On the Line: Josef Lageder of the First Cabin Restaurant, Part One
Photo by Meranda Carter

On the Line: Josef Lageder of the First Cabin Restaurant, Part One

This week, we are treated to an ocean view at the Balboa Bay Club & Resort for our interview with executive chef Josef Lageder. A man of diverse culinary talent, he has not only worked alongside Julia Child, but Sam Choy, too. (That explains his love of using a rice cooker!) So cover up, use SPF, and ease into learning about Josef and his many, many ways to relax.

What are six words to describe your food?
Both traditional and comfort food approach . . . simple, fresh, innovative and delicious.

What are eight words to describe you?
Creative, artistic, innovative, humorous, passionate, magnetic, kindhearted and focused.

Your best recent food find:

Fresh skate wings [fish], bone-in -- found at Zion [Korean] Market in Irvine. They have great produce, as well.

Most undervalued ingredient:
Onions because they have flavor in so many ways -- from raw to sautéed or caramelized. Dressings to salads, sauces and soups. The way you cook or use them adds acidity, balance and sweetness . . . or, if caramelized, a bit of nutty flavor.

Rules of conduct in your kitchen:
Since we spend so much time together, I want my staff to enjoy coming to work and have an atmosphere of positive energy. If they are happy, the food will be happy. Unlike the reality-TV cooking shows, there is no yelling or foul language in our kitchen. We treat everyone like family or friends.

One food you detest:
I don't like food that is poorly prepared or anything frozen. Otherwise, I eat just about everything.

One food you can't live without:
Comfort foods such as bread and cheeses and rice. I love my rice cooker and make Japanese rice every other day, with fish, eggs, vegetables, etc.

Culinarily speaking, Orange County has the best:
We have an unbelievable amount of different types of ethnic cuisine, all within a few miles. From sushi to Thai to Greek, Indian, Italian, Chinese, even innovative classic French.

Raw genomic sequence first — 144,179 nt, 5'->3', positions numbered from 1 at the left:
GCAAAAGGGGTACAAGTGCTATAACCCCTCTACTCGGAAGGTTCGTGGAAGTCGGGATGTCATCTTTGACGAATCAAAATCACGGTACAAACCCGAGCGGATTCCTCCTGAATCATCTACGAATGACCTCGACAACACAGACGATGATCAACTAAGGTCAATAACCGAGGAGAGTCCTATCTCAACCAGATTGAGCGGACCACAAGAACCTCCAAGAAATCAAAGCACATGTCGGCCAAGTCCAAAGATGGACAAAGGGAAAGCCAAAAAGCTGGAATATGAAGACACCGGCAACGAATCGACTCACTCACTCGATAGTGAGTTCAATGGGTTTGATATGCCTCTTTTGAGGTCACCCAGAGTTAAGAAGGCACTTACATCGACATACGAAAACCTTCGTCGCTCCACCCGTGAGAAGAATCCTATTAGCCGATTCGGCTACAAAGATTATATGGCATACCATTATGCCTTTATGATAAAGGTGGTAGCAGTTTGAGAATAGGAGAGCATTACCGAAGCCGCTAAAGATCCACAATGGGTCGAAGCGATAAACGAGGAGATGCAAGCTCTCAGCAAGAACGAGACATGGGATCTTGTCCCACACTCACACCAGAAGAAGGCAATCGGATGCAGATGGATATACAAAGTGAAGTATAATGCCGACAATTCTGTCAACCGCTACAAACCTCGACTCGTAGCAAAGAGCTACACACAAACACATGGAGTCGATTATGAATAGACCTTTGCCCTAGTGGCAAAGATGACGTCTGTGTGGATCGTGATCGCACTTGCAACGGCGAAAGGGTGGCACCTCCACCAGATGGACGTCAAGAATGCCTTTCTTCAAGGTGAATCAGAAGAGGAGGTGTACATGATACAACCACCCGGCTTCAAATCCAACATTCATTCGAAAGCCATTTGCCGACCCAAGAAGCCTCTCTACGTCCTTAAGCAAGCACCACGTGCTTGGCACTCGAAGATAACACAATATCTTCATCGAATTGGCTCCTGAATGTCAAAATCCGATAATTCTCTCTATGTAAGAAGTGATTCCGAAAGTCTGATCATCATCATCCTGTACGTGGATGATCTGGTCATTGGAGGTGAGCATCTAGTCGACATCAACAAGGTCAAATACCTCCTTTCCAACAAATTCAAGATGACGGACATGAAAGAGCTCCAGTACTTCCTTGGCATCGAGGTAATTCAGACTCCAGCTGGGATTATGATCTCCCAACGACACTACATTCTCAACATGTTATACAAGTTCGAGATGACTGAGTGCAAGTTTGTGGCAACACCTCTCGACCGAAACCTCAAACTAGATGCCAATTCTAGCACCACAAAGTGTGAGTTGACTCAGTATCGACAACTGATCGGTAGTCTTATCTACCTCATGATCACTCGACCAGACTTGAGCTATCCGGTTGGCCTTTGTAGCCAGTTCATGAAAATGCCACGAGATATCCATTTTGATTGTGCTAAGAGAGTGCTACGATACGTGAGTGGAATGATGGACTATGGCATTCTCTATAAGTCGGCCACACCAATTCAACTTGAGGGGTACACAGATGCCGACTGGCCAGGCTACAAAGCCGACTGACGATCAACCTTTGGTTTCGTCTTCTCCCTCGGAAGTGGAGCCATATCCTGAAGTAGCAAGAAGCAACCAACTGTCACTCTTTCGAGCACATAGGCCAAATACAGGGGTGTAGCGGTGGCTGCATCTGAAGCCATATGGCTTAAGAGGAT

What fast food do you admit to eating?
Animal-style In-N-Out burgers or New York-style pizza.

Best culinary tip for the home cook?
Have professionally sharpened kitchen knives -- they don't have to be expensive. Good, solid cookware, such as Le Creuset -- the food just comes out better. Coated cast-iron pots and pans.

After-work hangout?
My girlfriend, Linda, and I enjoy downtime in the back yard, relaxing in the pool with a glass of wine and appetizers. Or we like to go to R + D Kitchen to enjoy seared ahi tuna or ahi tuna tartare with toasted ciabatta and a glass of Viognier. When my kids are in town, we go to the Inn at Rancho Santa Fe, overlooking the rose garden, for a long Sunday brunch. We enjoy that it is a sit-down, plated brunch.

Favorite celebrity chef:
Julia Child was in my kitchen a number of times for events, and she was a caring person, very interested in everything you do. Always asking questions, very personable.

Celebrity chef who should shut up?
Robert Irvine is too loud, and he cannot cook!!!

Favorite music to cook by:
I do not like to have music while cooking; it is too distracting. I like to focus when I'm in the kitchen cooking.

Best food city in America:
New York is such a melting pot of so many cultures. For breakfast, I love the bagels with chopped liver and various spreads. Then, a Reuben deli sandwich for lunch. For dinner, excellent Italian or French food. I have to go where the locals go.

What you'd like to see more of from Orange County, from a culinary standpoint:
More tapas foods, where you can try various menu items in smaller portions. Some call them "bistro bars."

What you'd like to see less of from Orange County, from a culinary standpoint:
Overpriced wine lists!

Favorite cookbooks:
Julia Child's Mastering the Art of French Cooking and Alain Ducasse's Grand Livre de Cuisine.

When you're not in the kitchen cooking, what are you doing?
Working in my garden. In the winter, I'm skiing in Big Bear, Snow Summit, Mammoth, Austria. Occasionally, I'm on a golf course. And spending time with my kids, family and friends.

Weirdest thing you've ever eaten:
There are two. There's the eye off a 300-pound raw ahi tuna in Hawaii. And a raw barnacle in a chef's kitchen in Chicago. It looked like a miniature elephant trunk.

You're making breakfast; what are you having?
Many times, I have oatmeal with fruit and nuts, or smoked salmon with toasted onions and capers. Or fish with rice in the wok.

You're at the market, what do you buy two of?
I buy a bottle of wine . . . and another bottle of wine. I like having fresh fish with wine. I'll buy a wide variety: Chardonnay, Sauvingnon Blanc, Vioginer, Gruener Veltliner or Pinot Noir.

Weirdest customer request:
One afternoon, I got a call from Prime Minister Kifu, who was coming to dinner that evening. He requested 14 of the 24-ounce T-bone steaks. All the butcher shops were out, and my other sources were out at the end of the day. So I called my friend who owned a steakhouse, and luckily, he cut them for me. By 8 p.m., they were enjoying dinner, and I was thankful to my friend for helping us out.

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